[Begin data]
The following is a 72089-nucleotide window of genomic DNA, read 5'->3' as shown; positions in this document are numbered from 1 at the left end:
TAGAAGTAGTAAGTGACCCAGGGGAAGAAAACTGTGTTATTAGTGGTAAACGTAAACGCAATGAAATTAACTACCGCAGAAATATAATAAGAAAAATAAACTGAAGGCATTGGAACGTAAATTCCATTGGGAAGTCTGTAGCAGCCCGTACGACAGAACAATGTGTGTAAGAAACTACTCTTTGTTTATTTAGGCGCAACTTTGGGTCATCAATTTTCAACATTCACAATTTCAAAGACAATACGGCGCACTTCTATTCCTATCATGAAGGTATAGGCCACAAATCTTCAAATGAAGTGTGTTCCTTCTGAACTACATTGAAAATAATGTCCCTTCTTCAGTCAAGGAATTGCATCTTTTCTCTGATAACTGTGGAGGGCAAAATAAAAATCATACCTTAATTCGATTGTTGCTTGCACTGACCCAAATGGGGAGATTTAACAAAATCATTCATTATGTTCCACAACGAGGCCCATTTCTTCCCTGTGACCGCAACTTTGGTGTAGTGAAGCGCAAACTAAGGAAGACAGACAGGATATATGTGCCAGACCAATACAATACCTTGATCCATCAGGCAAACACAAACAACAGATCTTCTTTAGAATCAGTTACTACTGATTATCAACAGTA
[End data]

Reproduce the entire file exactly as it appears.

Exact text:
The following is a 72089-nucleotide window of genomic DNA, read 5'->3' as shown; positions in this document are numbered from 1 at the left end:
TAGAAGTAGTAAGTGACCCAGGGGAAGAAAACTGTGTTATTAGTGGTAAACGTAAACGCAATGAAATTAACTACCGCAGAAATATAATAAGAAAAATAAACTGAAGGCATTGGAACGTAAATTCCATTGGGAAGTCTGTAGCAGCCCGTACGACAGAACAATGTGTGTAAGAAACTACTCTTTGTTTATTTAGGCGCAACTTTGGGTCATCAATTTTCAACATTCACAATTTCAAAGACAATACGGCGCACTTCTATTCCTATCATGAAGGTATAGGCCACAAATCTTCAAATGAAGTGTGTTCCTTCTGAACTACATTGAAAATAATGTCCCTTCTTCAGTCAAGGAATTGCATCTTTTCTCTGATAACTGTGGAGGGCAAAATAAAAATCATACCTTAATTCGATTGTTGCTTGCACTGACCCAAATGGGGAGATTTAACAAAATCATTCATTATGTTCCACAACGAGGCCCATTTCTTCCCTGTGACCGCAACTTTGGTGTAGTGAAGCGCAAACTAAGGAAGACAGACAGGATATATGTGCCAGACCAATACAATACCTTGATCCATCAGGCAAACACAAACAACAGATCTTCTTTAGAATCAGTTACTACTGATTATCAACAGTA